One director that I have always wanted to meet is John Waters. I admit that I found him through his later work first. Some friends introduced me to the movie Pecker, which I found to be charming and quirky. It made me laugh, but I didn't think that much more about it.
When I returned Desperate Living, I grabbed the film Waters is most known (reviled?) for: Pink Flamingos. Once again Mink Stole was there as Peggy Gravel. She, along with her husband, attempted to steal the title of "Filthiest People Alive" from the movie's star: Divine. I couldn't believe what I was watching. The film, shot on 16mm, was gritty and poorly edited. It had a very amateur quality; these were definitely not professional actors. However, none of that mattered. The story and the characters were so alive and so different. I was amazed.
At some point, I decided to stop renting Waters' movies and bought them for my own. It was then that I discovered one of my favorite aspects of his films: his commentaries. Listening to him talk about the insanity that played on screen was a terrific experience. He is so charming, full of life, and has a love for everyone on camera. I quickly learned how obsessive he can be, and how real life events inspire him. His love of crime, fashion, art- he discusses all of this in great detail. Mainly, what I took away from these tracks was that these weren't only movies to him. They were time capsules of an era that he shared with his friends. That really stuck with me.
Carsick, like all of his books, is really an excuse for Waters to delve into the celebrities and music that he loves. The fictional sections are filled with obscure pop culture references, B grade entertainers, and each lists the best and worst playlist of songs that Waters can imagine. I can only dream of the script this could have turned into, had someone been willing to pony up the money.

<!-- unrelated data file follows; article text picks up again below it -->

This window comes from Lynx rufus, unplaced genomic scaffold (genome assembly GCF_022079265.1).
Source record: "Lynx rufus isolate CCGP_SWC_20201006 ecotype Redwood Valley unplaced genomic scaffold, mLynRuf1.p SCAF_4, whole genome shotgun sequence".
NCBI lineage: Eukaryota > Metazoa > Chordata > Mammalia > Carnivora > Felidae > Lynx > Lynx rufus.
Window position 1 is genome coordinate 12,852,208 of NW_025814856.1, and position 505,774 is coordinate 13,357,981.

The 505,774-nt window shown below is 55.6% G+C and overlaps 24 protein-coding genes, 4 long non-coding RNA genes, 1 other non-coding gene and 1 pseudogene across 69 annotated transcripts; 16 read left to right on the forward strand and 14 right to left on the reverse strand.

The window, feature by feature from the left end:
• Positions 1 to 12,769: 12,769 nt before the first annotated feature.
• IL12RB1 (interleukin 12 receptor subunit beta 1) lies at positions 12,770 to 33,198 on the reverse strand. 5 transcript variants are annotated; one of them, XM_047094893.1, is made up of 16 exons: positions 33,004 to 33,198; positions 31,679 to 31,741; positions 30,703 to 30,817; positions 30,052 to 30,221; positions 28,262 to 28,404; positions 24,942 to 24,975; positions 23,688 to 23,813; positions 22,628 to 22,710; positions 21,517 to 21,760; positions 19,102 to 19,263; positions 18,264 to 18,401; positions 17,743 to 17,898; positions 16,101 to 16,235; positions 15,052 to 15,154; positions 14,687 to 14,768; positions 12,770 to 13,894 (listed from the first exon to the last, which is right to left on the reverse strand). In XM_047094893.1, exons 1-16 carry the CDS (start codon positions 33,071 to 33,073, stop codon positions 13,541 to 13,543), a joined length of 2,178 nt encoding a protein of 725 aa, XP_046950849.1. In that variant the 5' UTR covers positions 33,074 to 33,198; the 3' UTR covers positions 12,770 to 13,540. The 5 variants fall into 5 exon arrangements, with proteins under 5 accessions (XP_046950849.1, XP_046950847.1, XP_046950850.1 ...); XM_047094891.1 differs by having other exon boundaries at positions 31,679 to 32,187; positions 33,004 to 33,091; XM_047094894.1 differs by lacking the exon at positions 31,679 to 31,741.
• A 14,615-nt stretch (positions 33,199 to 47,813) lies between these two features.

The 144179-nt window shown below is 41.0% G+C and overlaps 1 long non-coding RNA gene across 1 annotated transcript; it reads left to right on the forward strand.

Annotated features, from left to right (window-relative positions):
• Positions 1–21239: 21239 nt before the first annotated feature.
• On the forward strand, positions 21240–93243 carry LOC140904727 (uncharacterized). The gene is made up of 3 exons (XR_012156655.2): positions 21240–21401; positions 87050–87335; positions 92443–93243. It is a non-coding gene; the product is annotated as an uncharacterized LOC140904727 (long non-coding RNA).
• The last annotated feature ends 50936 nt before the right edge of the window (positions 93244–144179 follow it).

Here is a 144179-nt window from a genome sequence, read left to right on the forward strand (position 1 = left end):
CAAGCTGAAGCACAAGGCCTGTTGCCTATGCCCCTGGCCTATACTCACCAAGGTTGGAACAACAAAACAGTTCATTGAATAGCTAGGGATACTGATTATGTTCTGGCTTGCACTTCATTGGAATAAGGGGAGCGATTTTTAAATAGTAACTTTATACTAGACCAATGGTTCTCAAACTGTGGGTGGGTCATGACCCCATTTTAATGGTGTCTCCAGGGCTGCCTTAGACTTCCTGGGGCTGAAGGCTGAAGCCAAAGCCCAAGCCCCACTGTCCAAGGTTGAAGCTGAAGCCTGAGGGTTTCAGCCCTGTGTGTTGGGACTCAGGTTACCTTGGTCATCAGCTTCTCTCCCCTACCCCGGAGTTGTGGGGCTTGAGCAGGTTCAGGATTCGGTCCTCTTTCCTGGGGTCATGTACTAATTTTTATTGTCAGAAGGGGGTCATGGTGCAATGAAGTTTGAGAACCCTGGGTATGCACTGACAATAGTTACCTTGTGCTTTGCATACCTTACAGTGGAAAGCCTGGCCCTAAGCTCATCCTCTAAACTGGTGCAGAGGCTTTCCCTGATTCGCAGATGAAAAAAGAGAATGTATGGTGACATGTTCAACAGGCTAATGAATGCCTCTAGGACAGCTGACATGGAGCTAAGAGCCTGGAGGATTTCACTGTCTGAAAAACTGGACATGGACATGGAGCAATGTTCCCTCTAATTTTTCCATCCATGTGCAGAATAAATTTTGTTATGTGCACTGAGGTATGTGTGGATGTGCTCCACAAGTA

These days, Waters spends his time writing and doing his one man show, This Filthy World. Last month, the show came to Little Rock, Arkansas for their annual literary festival. A couple of weeks previously, he had been signing books in Oxford, MS. I was not able to go, and feared that I had missed a chance to ever meet him in person. Luckily, my girlfriend surprised me with tickets to the show in Arkansas.
We drove two hours away, and spent the day walking around downtown. Unlike the book festival in Nashville, this one was inside various buildings with no real central hub. Frankly, it was difficult to find events that were happening. We spent most of our time sight seeing and getting food.
We found the Ron Robinson Theater as soon as we arrived to make sure we wouldn't be late. The theater is smaller, seating around 350 people. Every seat was a good one, ensuring an intimate experience. We took our seats, and patiently waited for the show to start. The stage was empty, save one pot to stage right of pussy willows. Great touch!
While we waited, we made friends with a drunken lesbian couple who also happened to be from Memphis. They were funny and chatty, and very excited to see Waters. They even looked us up on Facebook and "friended" us while we waited!
Before we left the house, I had thought about bringing my copy of Carsick for him to sign. I had also thought about bringing a copy of The Check Out to give to him. I decided against it, since I wasn't sure he would actually do a signing afterward. Of course, in the first few minutes on stage, he announced that he would sign and take photos after the show. Luckily, there were copies of his book on hand. I had gotten Carsick as an ARC, so it hadn't cost me anything. I gladly bought another.
The line was insanely long, but everyone was in good spirits. Waters had a table set up and an assistant that took photos for the audience. He was very nice and spoke briefly to everyone. He did seem a bit worn out by the end of the night. I imagine he arrived that morning and was probably leaving that night. I thanked him for allowing us to have that moment. To him, it was just another gig. To me, and the rest of the crowd, it meant something more.
Thanks, John Waters! You'll never be convicted of asshole-ism!